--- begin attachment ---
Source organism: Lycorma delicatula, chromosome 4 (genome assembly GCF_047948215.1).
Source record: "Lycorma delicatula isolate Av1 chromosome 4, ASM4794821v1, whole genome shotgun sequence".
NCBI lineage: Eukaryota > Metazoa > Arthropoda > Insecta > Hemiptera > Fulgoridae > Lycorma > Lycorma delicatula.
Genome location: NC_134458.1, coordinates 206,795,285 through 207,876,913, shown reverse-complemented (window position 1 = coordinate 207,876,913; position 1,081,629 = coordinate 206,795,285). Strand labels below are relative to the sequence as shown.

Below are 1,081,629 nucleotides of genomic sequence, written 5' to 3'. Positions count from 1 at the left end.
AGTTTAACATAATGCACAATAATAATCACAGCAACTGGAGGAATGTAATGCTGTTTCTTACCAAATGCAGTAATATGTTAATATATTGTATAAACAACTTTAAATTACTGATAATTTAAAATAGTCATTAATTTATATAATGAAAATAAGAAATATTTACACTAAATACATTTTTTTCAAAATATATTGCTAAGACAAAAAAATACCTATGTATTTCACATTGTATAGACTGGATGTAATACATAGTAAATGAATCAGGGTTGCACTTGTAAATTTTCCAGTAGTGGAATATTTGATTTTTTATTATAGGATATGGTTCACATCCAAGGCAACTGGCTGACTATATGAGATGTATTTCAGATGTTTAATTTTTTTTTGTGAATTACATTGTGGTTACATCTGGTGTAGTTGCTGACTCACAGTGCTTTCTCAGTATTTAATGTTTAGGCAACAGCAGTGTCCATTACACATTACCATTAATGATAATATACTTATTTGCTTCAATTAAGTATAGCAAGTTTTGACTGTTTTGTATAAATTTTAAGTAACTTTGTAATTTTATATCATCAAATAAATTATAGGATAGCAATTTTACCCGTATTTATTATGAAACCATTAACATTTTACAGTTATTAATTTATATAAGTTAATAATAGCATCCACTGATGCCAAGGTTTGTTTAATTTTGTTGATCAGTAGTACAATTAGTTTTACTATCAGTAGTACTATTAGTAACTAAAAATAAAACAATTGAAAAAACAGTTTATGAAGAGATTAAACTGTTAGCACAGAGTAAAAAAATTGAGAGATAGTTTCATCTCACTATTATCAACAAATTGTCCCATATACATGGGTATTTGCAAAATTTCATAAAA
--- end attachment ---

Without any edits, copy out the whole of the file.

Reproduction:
Source organism: Lycorma delicatula, chromosome 4 (genome assembly GCF_047948215.1).
Source record: "Lycorma delicatula isolate Av1 chromosome 4, ASM4794821v1, whole genome shotgun sequence".
NCBI lineage: Eukaryota > Metazoa > Arthropoda > Insecta > Hemiptera > Fulgoridae > Lycorma > Lycorma delicatula.
Genome location: NC_134458.1, coordinates 206,795,285 through 207,876,913, shown reverse-complemented (window position 1 = coordinate 207,876,913; position 1,081,629 = coordinate 206,795,285). Strand labels below are relative to the sequence as shown.

Below are 1,081,629 nucleotides of genomic sequence, written 5' to 3'. Positions count from 1 at the left end.
AGTTTAACATAATGCACAATAATAATCACAGCAACTGGAGGAATGTAATGCTGTTTCTTACCAAATGCAGTAATATGTTAATATATTGTATAAACAACTTTAAATTACTGATAATTTAAAATAGTCATTAATTTATATAATGAAAATAAGAAATATTTACACTAAATACATTTTTTTCAAAATATATTGCTAAGACAAAAAAATACCTATGTATTTCACATTGTATAGACTGGATGTAATACATAGTAAATGAATCAGGGTTGCACTTGTAAATTTTCCAGTAGTGGAATATTTGATTTTTTATTATAGGATATGGTTCACATCCAAGGCAACTGGCTGACTATATGAGATGTATTTCAGATGTTTAATTTTTTTTTGTGAATTACATTGTGGTTACATCTGGTGTAGTTGCTGACTCACAGTGCTTTCTCAGTATTTAATGTTTAGGCAACAGCAGTGTCCATTACACATTACCATTAATGATAATATACTTATTTGCTTCAATTAAGTATAGCAAGTTTTGACTGTTTTGTATAAATTTTAAGTAACTTTGTAATTTTATATCATCAAATAAATTATAGGATAGCAATTTTACCCGTATTTATTATGAAACCATTAACATTTTACAGTTATTAATTTATATAAGTTAATAATAGCATCCACTGATGCCAAGGTTTGTTTAATTTTGTTGATCAGTAGTACAATTAGTTTTACTATCAGTAGTACTATTAGTAACTAAAAATAAAACAATTGAAAAAACAGTTTATGAAGAGATTAAACTGTTAGCACAGAGTAAAAAAATTGAGAGATAGTTTCATCTCACTATTATCAACAAATTGTCCCATATACATGGGTATTTGCAAAATTTCATAAAA